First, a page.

Centre for eLearning Innovations and
Partnerships in Science and Engineering (eLIPSE)

Asperger Syndrome (AS) is a lifelong pervasive developmental disorder that lies on the autistic spectrum. In adults, AS is difficult to diagnose but may be characterised by:

  • average or above-average intelligence;
  • problems with understanding another person’s
    point of view;
  • difficulties engaging in social routines such as conversations and ‘small talk’;
  • problems with controlling feelings such as anger, depression and anxiety;
  • a preference for routines and schedules which can result in stress or anxiety if a routine is disrupted;
    and
  • restricted and/or repetitive fields of interest
    (Attwood, 2013).
     

The learning profiles of school-aged AS students show that many experience problems with communication, social interaction, organisation, problem-solving and adapting to change or failure.  These issues are core skills of engineers who must be project managers, team players, communicators, problem solvers, and able to deal with ambiguity and change.

Approximately one in 100-200 of the general population has diagnosable autistic spectrum disorder (ASD) (ABS, 2012; Brugha, 2009) and this rate climbs significantly in engineering and science students and climbs again when undiagnosed cases are taken into account.  Recent research in the USA shows that tertiary students with AS are over-represented in the disciplines of science, technology, engineering and maths (STEM) (Wei, Yu, Shattuck, McCracken and Blackorby, 2013), but little Australian research exists about the number of students entering STEM programs at tertiary level, or about transitioning and teaching AS students (Myers, Ladner & Koger, 2011).

In Australia, at both federal and state level, governments fund school-based programs for students with ASD and professional development for teachers.  No programs are offered for tertiary institutions, although Autism Queensland's ‘New Steps’ program provides scaffolding for young people with ASD to assist the transition between secondary school and either jobs or further study (Autism Queensland, 2014).  Of those with ASD, fewer than 20% have post-secondary qualifications, which is much lower than the population rate and the rate for ‘disabled’ adults (ABS, 2014).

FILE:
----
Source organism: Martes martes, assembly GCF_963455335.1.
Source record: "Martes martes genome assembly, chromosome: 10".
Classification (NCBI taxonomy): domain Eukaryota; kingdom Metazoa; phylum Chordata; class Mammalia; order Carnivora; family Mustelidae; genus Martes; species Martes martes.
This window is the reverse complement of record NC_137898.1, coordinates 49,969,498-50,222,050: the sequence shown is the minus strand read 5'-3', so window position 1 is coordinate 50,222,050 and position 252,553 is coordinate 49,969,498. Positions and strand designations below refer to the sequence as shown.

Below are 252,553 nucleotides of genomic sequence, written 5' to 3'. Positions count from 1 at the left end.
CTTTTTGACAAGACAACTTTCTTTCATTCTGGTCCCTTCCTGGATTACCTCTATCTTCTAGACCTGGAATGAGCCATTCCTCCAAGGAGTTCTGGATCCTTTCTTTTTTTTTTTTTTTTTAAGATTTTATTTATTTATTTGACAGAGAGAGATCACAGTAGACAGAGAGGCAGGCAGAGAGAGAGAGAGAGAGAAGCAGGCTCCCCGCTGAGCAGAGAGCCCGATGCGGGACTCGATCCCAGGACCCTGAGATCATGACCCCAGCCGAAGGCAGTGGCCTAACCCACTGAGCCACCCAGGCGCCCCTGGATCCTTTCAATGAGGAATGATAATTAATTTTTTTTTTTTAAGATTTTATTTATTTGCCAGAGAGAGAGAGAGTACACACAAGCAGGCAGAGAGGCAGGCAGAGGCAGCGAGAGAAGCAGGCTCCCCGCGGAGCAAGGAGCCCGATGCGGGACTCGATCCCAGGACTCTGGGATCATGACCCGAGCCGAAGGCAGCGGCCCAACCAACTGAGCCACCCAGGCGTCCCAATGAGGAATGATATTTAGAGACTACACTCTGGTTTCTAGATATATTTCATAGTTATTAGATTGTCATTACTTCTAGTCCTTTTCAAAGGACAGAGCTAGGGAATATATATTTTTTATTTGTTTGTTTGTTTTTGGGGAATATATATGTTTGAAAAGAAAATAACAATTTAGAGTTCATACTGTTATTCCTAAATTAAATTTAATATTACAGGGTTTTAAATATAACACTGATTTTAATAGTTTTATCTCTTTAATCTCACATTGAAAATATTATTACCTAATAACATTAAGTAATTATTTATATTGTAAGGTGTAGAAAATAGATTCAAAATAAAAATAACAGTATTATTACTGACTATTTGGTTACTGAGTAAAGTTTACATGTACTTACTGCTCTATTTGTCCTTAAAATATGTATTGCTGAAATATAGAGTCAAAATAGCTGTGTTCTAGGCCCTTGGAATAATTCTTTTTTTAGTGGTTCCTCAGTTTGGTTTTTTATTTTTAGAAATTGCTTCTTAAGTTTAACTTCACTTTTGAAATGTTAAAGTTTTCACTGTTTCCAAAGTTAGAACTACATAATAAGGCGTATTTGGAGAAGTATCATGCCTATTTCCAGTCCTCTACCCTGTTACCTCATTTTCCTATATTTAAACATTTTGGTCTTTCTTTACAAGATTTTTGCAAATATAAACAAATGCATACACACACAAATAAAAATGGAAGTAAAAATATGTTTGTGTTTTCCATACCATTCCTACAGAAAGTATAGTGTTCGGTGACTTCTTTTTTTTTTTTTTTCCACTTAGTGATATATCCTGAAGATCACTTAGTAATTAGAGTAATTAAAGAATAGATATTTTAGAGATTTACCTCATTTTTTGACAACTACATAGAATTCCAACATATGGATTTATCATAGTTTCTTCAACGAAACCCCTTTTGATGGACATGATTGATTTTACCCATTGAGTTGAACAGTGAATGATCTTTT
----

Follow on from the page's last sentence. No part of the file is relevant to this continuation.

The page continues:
Diagnosed AS students at UQ are supported by disability plans to help them through their degree program, but many students who suffer from ‘mild’ AS, are undiagnosed or are diagnosed but chose not to establish a disability plan (Woodbury-Smith et al., 2005).  These latter groups often struggle to complete courses requiring them to work in teams, manage projects, and solve problems.

Project aims

The project sought to create a framework for identification and supportive management of AS students and thereby help them to achieve better educational outcomes.  Specifically, the project:

  1. raised awareness among teaching staff of the prevalence of AS among students and how this disorder may impact learning and behaviour;
  2. developed and implemented a one-off workshop for teaching and other relevant staff (delivered in conjuctionh with qualified staff from Autism Queensland ) which:
    a) assisted staff to identify AS students; and
    b) provided practical strategies which staff could adapt/implement to maximise curriculum access, manage challenging issues, and develop a supportive learning environment for AS learners;